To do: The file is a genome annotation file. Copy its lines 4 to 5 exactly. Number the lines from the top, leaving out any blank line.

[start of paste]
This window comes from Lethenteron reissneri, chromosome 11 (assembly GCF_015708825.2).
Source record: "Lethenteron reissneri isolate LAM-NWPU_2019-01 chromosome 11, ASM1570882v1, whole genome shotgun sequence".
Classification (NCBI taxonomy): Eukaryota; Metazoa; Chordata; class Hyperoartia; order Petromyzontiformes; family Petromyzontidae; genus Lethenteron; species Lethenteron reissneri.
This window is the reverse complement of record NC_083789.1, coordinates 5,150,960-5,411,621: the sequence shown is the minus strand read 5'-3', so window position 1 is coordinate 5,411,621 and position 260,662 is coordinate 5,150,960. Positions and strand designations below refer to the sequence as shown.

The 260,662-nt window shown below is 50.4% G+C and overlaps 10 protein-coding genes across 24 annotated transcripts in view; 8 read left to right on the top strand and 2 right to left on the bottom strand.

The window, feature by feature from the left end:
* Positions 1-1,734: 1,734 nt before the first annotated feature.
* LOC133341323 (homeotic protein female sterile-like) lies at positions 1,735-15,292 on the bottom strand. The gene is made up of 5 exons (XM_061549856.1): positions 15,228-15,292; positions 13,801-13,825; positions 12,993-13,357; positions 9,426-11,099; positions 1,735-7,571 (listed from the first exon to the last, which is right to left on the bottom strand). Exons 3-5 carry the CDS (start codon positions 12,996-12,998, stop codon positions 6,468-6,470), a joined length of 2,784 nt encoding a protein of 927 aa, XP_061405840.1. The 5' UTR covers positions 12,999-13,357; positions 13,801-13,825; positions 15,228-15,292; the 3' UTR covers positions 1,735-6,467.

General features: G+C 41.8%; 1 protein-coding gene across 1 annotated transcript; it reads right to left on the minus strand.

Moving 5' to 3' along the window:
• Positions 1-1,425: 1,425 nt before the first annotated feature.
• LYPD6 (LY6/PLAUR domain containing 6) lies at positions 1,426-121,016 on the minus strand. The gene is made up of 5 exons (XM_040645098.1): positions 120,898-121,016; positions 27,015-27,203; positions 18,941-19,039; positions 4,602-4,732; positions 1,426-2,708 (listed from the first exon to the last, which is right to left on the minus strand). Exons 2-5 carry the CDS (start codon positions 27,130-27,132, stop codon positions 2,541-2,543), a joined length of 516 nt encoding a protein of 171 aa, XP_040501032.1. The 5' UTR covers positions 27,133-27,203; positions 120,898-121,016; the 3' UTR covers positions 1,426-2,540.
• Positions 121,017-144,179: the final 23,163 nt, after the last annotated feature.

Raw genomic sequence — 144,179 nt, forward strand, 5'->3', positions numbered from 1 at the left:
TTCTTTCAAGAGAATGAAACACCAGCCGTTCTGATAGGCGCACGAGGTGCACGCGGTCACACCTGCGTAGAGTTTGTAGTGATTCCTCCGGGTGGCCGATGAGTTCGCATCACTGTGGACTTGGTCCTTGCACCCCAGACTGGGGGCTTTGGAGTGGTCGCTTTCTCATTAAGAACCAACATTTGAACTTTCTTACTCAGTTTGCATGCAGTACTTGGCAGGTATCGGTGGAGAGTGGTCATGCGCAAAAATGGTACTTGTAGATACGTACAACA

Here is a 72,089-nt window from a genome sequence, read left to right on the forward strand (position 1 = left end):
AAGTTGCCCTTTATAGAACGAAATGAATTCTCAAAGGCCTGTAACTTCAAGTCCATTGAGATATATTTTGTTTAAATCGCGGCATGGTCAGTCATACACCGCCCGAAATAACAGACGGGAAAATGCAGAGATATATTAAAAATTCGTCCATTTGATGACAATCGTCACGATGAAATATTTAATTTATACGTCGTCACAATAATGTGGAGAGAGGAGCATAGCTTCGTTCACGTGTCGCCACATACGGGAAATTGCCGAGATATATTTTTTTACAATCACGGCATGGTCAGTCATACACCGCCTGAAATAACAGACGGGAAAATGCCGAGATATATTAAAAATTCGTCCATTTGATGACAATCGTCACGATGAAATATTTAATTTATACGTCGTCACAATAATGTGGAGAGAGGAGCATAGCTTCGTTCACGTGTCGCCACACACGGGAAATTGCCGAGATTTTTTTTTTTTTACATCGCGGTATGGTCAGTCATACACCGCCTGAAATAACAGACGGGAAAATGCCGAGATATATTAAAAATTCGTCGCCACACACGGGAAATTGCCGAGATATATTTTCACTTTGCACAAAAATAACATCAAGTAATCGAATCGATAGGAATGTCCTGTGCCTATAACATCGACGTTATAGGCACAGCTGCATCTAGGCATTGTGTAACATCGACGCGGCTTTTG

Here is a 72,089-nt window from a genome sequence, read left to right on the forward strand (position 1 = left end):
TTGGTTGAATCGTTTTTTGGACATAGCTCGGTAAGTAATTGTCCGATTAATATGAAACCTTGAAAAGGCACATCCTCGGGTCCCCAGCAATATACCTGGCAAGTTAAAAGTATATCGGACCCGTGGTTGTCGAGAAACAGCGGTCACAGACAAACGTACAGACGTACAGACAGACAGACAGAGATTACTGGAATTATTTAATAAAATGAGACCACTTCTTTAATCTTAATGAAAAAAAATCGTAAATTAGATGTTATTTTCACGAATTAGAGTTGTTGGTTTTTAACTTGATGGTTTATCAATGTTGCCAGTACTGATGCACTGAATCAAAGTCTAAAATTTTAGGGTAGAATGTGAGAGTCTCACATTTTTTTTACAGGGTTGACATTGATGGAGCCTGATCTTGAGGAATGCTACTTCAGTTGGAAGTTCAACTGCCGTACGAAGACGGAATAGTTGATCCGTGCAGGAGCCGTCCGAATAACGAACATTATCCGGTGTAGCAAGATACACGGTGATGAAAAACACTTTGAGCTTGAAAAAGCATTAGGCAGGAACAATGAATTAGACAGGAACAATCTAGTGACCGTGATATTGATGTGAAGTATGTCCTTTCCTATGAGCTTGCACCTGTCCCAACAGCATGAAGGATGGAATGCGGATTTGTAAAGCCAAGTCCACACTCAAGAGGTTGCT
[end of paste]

This window is the reverse complement of record NC_083789.1, coordinates 5,150,960-5,411,621: the sequence shown is the minus strand read 5'-3', so window position 1 is coordinate 5,411,621 and position 260,662 is coordinate 5,150,960. Positions and strand designations below refer to the sequence as shown.

The 260,662-nt window shown below is 50.4% G+C and overlaps 10 protein-coding genes across 24 annotated transcripts in view; 8 read left to right on the top strand and 2 right to left on the bottom strand.